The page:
Britain’s economic growth is stagnating and there is an apprehension that the Brexit crisis has already pushed the U.K economy into a recession, according to a leading think tank.

The findings of the study by the National Institute of Economic and Social Research (NIESR) say that Britain’s economy is facing headwinds and are “heavily weighted to the downside” as chances of the country leaving the European Union (EU) without a deal looks 40 percent.

“There is no palpable growth for some years to come following a no-deal Brexit,” noted NIESR director Jagjit Chadha at a news conference.

Even if Britain manages to strike a Brexit deal, the public finances will still take a hit, NIESR said.

With Brexit hardliner, Boris Johnson leading the leadership race as the next Prime Minister, a no-deal exit may be a logical outcome.

Economic outlook beyond October is bleak

The NIESR study notes that Britain’s economy has shrunk in the April-June quarter. If it gets squeezed up again in the third quarter, Britain will formally fall into its first recession ever since the global financial crisis of 2008.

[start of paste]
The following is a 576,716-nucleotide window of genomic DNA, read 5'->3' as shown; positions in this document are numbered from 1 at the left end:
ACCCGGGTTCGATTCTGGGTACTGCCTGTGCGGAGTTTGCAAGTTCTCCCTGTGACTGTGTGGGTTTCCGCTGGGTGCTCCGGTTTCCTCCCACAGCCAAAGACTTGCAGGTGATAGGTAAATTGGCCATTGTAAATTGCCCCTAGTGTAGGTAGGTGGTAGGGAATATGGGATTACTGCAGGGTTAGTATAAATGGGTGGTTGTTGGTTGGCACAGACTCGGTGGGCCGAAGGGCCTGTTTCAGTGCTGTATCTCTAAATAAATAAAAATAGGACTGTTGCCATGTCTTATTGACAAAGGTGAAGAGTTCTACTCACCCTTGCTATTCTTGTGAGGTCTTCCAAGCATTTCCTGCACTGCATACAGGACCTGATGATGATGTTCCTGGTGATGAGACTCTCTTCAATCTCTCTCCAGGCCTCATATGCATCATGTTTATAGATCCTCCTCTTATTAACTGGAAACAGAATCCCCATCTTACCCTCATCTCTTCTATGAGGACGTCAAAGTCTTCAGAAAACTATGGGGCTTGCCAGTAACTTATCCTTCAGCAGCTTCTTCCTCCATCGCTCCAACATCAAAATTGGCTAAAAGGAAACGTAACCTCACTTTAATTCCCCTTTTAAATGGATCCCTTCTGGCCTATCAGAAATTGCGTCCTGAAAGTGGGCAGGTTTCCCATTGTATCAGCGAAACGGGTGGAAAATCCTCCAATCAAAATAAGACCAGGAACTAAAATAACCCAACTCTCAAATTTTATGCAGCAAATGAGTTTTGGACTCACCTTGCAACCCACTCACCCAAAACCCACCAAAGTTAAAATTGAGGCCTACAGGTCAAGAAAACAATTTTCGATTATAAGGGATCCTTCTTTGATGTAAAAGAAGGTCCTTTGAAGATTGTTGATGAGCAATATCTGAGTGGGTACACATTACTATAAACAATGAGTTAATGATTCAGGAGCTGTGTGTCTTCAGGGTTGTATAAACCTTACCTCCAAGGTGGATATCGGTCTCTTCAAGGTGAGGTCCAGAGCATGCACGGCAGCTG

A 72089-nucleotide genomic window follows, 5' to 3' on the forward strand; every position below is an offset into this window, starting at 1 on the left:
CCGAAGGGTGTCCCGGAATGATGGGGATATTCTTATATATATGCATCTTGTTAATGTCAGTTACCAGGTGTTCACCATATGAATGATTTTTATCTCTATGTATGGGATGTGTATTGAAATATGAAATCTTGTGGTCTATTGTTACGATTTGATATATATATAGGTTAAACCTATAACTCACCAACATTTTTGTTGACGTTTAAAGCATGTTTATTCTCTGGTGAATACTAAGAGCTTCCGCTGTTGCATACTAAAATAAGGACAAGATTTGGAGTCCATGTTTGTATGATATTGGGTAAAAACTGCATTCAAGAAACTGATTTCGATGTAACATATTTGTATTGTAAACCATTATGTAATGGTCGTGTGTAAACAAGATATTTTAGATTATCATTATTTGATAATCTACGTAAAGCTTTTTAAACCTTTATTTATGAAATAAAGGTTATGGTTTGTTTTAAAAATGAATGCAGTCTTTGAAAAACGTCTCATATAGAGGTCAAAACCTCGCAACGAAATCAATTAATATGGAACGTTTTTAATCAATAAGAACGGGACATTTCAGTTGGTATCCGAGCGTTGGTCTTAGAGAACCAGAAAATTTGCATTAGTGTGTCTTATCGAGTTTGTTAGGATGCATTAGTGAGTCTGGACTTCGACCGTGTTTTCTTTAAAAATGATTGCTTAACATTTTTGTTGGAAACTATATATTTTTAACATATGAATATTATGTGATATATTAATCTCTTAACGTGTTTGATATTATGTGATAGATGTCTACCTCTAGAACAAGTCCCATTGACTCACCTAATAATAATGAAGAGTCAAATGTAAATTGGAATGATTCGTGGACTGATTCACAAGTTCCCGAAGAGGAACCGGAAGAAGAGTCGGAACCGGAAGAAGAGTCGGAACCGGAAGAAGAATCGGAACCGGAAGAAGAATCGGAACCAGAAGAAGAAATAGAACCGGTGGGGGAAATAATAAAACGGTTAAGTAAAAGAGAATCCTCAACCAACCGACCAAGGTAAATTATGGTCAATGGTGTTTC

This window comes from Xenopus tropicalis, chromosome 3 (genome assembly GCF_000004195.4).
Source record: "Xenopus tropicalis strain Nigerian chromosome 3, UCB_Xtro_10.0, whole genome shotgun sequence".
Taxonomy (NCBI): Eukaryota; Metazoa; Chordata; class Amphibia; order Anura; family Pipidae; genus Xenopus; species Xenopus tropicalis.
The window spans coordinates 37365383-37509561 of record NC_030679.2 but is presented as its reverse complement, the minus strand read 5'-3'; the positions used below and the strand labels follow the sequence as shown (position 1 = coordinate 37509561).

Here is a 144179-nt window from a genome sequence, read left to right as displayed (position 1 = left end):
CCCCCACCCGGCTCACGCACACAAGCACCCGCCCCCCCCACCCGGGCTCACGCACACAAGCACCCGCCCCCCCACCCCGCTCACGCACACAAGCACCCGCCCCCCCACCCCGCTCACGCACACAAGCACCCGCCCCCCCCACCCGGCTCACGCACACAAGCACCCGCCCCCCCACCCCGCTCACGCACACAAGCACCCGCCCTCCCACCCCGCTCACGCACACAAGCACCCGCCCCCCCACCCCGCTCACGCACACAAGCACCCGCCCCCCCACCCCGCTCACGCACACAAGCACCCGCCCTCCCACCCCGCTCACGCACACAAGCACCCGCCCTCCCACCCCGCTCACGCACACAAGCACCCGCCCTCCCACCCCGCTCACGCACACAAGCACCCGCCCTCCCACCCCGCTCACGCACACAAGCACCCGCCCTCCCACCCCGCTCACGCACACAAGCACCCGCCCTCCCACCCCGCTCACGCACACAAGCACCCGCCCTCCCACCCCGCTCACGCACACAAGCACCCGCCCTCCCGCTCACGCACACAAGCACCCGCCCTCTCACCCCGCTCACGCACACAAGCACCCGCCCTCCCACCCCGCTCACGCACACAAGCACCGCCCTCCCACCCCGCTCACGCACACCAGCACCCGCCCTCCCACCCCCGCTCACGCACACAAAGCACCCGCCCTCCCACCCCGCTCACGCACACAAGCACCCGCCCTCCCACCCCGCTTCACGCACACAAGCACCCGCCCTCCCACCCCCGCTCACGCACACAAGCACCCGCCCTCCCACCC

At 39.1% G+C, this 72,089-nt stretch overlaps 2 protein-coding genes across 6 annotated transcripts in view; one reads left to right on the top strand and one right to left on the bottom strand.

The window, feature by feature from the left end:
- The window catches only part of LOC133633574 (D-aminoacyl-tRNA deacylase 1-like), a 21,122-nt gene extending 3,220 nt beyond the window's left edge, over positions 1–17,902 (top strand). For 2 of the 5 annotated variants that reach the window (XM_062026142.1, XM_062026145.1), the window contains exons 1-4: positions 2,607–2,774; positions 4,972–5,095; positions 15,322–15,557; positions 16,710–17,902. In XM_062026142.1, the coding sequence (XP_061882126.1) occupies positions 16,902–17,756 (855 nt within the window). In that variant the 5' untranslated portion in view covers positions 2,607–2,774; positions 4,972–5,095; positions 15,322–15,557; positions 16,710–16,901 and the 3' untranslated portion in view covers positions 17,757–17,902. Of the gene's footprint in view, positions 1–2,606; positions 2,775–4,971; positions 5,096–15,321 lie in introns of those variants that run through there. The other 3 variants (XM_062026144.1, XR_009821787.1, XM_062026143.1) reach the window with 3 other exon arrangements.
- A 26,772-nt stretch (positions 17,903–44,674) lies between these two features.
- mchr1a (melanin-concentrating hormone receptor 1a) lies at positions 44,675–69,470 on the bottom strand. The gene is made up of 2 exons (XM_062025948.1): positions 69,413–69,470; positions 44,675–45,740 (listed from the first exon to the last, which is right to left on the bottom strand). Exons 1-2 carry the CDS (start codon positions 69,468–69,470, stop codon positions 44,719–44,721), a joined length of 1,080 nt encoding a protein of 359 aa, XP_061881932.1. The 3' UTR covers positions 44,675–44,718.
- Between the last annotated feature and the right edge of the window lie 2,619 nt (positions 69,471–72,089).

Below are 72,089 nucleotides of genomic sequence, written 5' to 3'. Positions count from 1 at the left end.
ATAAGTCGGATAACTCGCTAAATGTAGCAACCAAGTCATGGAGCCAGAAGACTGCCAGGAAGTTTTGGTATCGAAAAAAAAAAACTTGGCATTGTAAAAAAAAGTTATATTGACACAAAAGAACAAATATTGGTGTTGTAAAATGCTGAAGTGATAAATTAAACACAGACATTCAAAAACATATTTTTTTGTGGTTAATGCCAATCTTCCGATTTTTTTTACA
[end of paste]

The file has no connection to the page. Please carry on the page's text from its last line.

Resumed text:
The think tank is not alone in voicing recession fears about the U.K. The budget office of Britain also had warned of a full-blown recession ahead.

In a report on Monday, it said growth prospects of the economy for the coming quarters are looking bleak.

“The outlook beyond October, when the United Kingdom is due to leave the European Union, is very murky indeed with the possibility of a severe downturn in the event of a disorderly no-deal Brexit,” it said.

NIESR also slashed its outlook on Britain’s economic growth for 2019 and 2020 to 1.2 percent and 1.1 percent from the erstwhile 1.4 percent and 1.6 percent respectively.

No-deal Brexit will escalate deficit and debt

The study says there is a 30 percent chance that the world’s fifth-largest economy shrinking in 2020 as well, taking into account all sorts of Brexit scenarios.

Wage hike announced for public sector workers

Meanwhile, Chancellor Philip Hammond on Monday announced a wage rise for all public sector workers to beat the country’s 2 percent inflation rate.

The move comes days before Prime Minister Theresa May is to demit office, and Hammond will also resign as chancellor.

The wage hike will benefit one million public sector workers.

Among the government workers, teachers will get a 2.75 percent salary hike; doctors can expect an extra £1,500 ($1870) in their pay while police personnel will add £978 ($1220) to their pay pack. The armed forces in the U.K. will also gain from the wage hike.